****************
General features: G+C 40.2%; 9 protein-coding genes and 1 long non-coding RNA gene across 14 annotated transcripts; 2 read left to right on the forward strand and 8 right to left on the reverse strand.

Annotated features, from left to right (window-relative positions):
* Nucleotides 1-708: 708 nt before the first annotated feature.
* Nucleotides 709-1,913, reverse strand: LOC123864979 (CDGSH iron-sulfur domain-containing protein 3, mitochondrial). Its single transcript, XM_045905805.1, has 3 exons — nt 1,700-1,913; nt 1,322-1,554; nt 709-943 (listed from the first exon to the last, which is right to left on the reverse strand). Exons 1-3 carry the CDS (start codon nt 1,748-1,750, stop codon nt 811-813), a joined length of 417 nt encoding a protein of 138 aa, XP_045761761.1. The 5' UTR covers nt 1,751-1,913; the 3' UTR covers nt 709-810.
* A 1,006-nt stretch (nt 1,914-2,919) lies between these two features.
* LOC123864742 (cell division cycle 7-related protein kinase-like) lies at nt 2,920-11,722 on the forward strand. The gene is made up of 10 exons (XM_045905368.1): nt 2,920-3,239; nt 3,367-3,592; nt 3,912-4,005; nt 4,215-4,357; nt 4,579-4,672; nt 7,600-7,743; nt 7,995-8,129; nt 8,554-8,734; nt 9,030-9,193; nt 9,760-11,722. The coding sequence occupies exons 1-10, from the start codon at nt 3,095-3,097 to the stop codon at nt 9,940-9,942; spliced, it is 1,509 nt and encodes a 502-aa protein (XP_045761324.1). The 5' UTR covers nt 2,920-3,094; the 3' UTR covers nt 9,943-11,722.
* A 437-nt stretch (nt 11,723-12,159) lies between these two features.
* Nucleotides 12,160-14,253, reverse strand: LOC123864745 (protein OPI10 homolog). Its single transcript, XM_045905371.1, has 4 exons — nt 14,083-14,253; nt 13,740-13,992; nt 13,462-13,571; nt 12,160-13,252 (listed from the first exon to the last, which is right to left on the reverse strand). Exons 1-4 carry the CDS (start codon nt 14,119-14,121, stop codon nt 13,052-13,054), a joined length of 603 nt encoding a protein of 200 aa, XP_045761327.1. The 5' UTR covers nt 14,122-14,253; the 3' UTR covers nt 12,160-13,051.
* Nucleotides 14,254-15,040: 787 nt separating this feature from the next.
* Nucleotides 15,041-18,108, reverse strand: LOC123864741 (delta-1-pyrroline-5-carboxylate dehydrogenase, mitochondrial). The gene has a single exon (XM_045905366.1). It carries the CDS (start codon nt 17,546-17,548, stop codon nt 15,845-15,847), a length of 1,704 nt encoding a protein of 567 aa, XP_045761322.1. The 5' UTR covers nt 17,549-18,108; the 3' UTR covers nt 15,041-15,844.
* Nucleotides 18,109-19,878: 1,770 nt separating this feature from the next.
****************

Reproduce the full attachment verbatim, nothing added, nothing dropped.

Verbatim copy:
General features: G+C 40.2%; 9 protein-coding genes and 1 long non-coding RNA gene across 14 annotated transcripts; 2 read left to right on the forward strand and 8 right to left on the reverse strand.

Annotated features, from left to right (window-relative positions):
* Nucleotides 1-708: 708 nt before the first annotated feature.
* Nucleotides 709-1,913, reverse strand: LOC123864979 (CDGSH iron-sulfur domain-containing protein 3, mitochondrial). Its single transcript, XM_045905805.1, has 3 exons — nt 1,700-1,913; nt 1,322-1,554; nt 709-943 (listed from the first exon to the last, which is right to left on the reverse strand). Exons 1-3 carry the CDS (start codon nt 1,748-1,750, stop codon nt 811-813), a joined length of 417 nt encoding a protein of 138 aa, XP_045761761.1. The 5' UTR covers nt 1,751-1,913; the 3' UTR covers nt 709-810.
* A 1,006-nt stretch (nt 1,914-2,919) lies between these two features.
* LOC123864742 (cell division cycle 7-related protein kinase-like) lies at nt 2,920-11,722 on the forward strand. The gene is made up of 10 exons (XM_045905368.1): nt 2,920-3,239; nt 3,367-3,592; nt 3,912-4,005; nt 4,215-4,357; nt 4,579-4,672; nt 7,600-7,743; nt 7,995-8,129; nt 8,554-8,734; nt 9,030-9,193; nt 9,760-11,722. The coding sequence occupies exons 1-10, from the start codon at nt 3,095-3,097 to the stop codon at nt 9,940-9,942; spliced, it is 1,509 nt and encodes a 502-aa protein (XP_045761324.1). The 5' UTR covers nt 2,920-3,094; the 3' UTR covers nt 9,943-11,722.
* A 437-nt stretch (nt 11,723-12,159) lies between these two features.
* Nucleotides 12,160-14,253, reverse strand: LOC123864745 (protein OPI10 homolog). Its single transcript, XM_045905371.1, has 4 exons — nt 14,083-14,253; nt 13,740-13,992; nt 13,462-13,571; nt 12,160-13,252 (listed from the first exon to the last, which is right to left on the reverse strand). Exons 1-4 carry the CDS (start codon nt 14,119-14,121, stop codon nt 13,052-13,054), a joined length of 603 nt encoding a protein of 200 aa, XP_045761327.1. The 5' UTR covers nt 14,122-14,253; the 3' UTR covers nt 12,160-13,051.
* Nucleotides 14,254-15,040: 787 nt separating this feature from the next.
* Nucleotides 15,041-18,108, reverse strand: LOC123864741 (delta-1-pyrroline-5-carboxylate dehydrogenase, mitochondrial). The gene has a single exon (XM_045905366.1). It carries the CDS (start codon nt 17,546-17,548, stop codon nt 15,845-15,847), a length of 1,704 nt encoding a protein of 567 aa, XP_045761322.1. The 5' UTR covers nt 17,549-18,108; the 3' UTR covers nt 15,041-15,844.
* Nucleotides 18,109-19,878: 1,770 nt separating this feature from the next.